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History Lives Here Text

Last Cavalry Charge on Butler Street

by Bob Mersbach

In 1944 I wasstationed at Fort Riley, Kansas;a member of the 129' Cavalry Squadron, the last mounted unit in the U. S. Army.(Although there is still an Old Guard mounted unit, used for parades and funerals,we in the 129t" were the last in the regular army.)

 

That summer a fellow trooper, AlexBurduck, and I took a three-day pass over a longweekend. Since Sunday was a free day, that gave usfour days off.

 

We left FortRiley in a boxcar fixed up with wooden benches and hooked onto a Union Pacifictrain, got off at Kansas City and took the overnight train to Chicago. Therewere no seats available (the trains were full in those wartime days of gasrationing) and so we and others spent the night in the vestibule between cars,where it was noisy, bumpy, cold and windy. From Chicagowe took the Pere Marquette Railroad to Fennville, where wewere met by my mother who drove us to Saugatuck to my grandparents' house onlower Spear Street.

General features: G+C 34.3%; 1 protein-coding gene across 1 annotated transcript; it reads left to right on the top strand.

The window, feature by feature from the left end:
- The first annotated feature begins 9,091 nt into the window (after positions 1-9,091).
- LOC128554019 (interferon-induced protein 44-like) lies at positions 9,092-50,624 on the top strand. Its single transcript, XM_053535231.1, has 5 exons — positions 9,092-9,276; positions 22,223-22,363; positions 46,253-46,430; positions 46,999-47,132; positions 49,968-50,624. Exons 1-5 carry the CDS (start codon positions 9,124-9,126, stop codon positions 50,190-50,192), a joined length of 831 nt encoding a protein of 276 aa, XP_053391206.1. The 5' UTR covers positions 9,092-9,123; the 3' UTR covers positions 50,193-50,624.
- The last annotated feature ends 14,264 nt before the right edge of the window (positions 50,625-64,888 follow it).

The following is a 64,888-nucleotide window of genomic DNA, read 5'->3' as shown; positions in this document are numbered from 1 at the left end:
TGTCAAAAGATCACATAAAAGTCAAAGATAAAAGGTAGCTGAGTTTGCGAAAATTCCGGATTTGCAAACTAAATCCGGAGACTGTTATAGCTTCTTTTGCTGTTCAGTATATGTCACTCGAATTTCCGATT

My sister wasa summer camper at Camp Oak Openings near the mouth of the Kalamazoo Riverand we visited her one morning. The man in charge of the camp's horse ridingprogram was a Mr. Zeiser. In World War I he had beena horse cavalry officer and later a dirigible captain in the German army. Whenhe saw our boots and breeches his face lit up and he offered to take up on anextended horseback ride. For most of the rest of the day the three of us rodeall over the area - the sand dunes, old Singapore and Saugatuck.

 

We were walkingthe horses from Lucy Streetdown Butler streetin downtown Saugatuck. When we got to the hardware store (then Koning's, now Wilkins) Mr. Zeisernoted that the street was empty of auto traffic. In 1944 gas rationing was infull effect and the auto traffic was notable by its literal absence most of thetime. Mr. Zeiser then suggested that we take a fullgallop right down the middle of Butler Street to the Saugatuck Village Hall. Alex and Iinstantly agreed, and away we charged. All that we lacked was a bugler. At afull gallop the hooves of the three horses made quite a racket on the concretestreet and pedestrians and shoppers stopped in amazement. That charge got theattention of just about everyone along Butler Street and was the highlight ofour visit to Saugatuck.

 

As it turnedout Alex and I haven't seen each other since 1945, nearly 56 years ago. He'slived m Brooklyn all his life. We still writeeach other and send Christmas cards, and an occasional picture so that we'llrecognize each other if we ever meet again.

Bob Mersbach,a member of the Society, is the son of Robert H. and Virginia (Job) Mersbach, and the grandson of Frederick W. and Helen(Crafts) Job. He and his wife, Doris, have been residents of Saugatuck since1986.